Difference Between Locke And Hobbes

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Locke and Hobbes are political philosophers, very important in the development of politics and a great influence for modern thought. The two make reference in their texts to the thought in which man exists without government "state of nature", and the risk of it. On the one hand, Locke talks about the benefits that are to come. He believes that men are by nature social animals. And when referring to the state of nature, he points out already existing examples. Meanwhile, Hobbes is quite more pessimistic. He doesn’t agree that men are not by nature social animals, and that the power of state is the key for society. When referring to the state of nature, he does it in a theoretical way.

In the state of nature, Locke thinks that men, even if
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In this state, both refer to men as equals among them. Locke describes nature as a "state of perfect equality, where there is no superiority or jurisdiction of one over another". Similarly, Hobbes states that "nature hath made men so equal in the faculties of mind and body… “The difference between man and man is not so considerable”. For Hobbes, the time a man spends in a state of nature, it is as if he were in a state of war. Because if two men can not enjoy the same benefits, they become enemies and on the way to their end they try to disappear. Locke also points out the risks by saying that without the law of nature, everyone can execute decisions that lead to a state of war. Both describe entanglements of war existing in the state of nature and emphasize the dangers of …show more content…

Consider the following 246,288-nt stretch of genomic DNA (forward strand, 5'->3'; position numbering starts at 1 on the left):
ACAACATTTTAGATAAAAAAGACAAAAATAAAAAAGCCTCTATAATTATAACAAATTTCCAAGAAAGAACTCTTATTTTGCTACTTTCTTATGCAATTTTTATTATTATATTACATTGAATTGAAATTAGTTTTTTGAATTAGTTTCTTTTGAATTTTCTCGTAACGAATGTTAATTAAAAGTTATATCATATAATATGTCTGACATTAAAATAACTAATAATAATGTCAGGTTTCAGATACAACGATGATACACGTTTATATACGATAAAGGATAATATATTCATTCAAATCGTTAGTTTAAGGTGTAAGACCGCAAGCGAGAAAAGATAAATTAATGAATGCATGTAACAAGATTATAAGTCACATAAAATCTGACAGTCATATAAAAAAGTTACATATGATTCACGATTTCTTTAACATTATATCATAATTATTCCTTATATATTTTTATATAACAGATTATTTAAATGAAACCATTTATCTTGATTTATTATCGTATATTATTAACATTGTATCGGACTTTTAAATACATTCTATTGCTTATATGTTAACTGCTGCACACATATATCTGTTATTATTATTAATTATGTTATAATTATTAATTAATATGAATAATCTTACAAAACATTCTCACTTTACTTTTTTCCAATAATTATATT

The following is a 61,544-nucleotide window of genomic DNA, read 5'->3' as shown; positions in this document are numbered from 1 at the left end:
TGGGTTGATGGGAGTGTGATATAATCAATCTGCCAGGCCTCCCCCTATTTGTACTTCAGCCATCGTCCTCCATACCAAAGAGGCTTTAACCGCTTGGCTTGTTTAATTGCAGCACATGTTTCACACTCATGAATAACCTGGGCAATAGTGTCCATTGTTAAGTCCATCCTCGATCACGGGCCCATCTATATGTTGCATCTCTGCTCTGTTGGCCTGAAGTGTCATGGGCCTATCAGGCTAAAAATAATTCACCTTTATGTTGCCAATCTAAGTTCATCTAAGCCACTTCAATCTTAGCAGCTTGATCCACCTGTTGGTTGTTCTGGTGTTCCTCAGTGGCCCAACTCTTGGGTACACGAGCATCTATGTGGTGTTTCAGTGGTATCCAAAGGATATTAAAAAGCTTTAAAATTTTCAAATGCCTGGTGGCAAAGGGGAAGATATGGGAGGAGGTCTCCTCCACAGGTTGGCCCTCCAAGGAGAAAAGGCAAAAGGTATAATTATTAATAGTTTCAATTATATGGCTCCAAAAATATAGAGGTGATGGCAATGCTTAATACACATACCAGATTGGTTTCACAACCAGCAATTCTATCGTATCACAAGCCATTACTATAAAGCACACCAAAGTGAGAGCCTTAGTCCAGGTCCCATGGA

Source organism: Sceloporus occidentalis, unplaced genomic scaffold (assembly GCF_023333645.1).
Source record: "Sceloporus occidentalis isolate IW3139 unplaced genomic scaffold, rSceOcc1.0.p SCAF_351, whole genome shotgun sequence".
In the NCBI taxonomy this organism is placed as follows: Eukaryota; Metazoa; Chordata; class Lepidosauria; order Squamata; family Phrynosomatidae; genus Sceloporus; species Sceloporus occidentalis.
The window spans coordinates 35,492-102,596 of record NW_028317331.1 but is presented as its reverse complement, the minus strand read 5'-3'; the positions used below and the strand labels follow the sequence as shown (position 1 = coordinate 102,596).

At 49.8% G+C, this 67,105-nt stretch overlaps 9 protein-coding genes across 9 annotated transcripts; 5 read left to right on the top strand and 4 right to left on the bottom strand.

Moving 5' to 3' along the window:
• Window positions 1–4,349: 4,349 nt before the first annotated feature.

Their theories differ when it comes to the extension of the state of war, the more negative Hobbes perspective on the natural state of man and his use of examples. Hobbes sees man as selfish while Locke has another completely different perspective. He thinks of man as someone with an innate morality. These visions are involved in the way of government that each philosopher recommends. Locke believes that the law is a means to comply with the dictates of nature. He believes that government is essential to maintain human nature and wants the state to limit itself to what is essential. While Hobbes believes that the state deserves protection and wants as much power as possible for his Leviathan. He considers the law as a means to fulfill contracts. Hobbes considers the government as a means to counter human nature. The beliefs of these two thinkers are irreconcilable, but they are aware that the form of government proposed in conclusion is pre-social. The present world has apparently adopted a more Hobbesian position, with a more educational state and that judges

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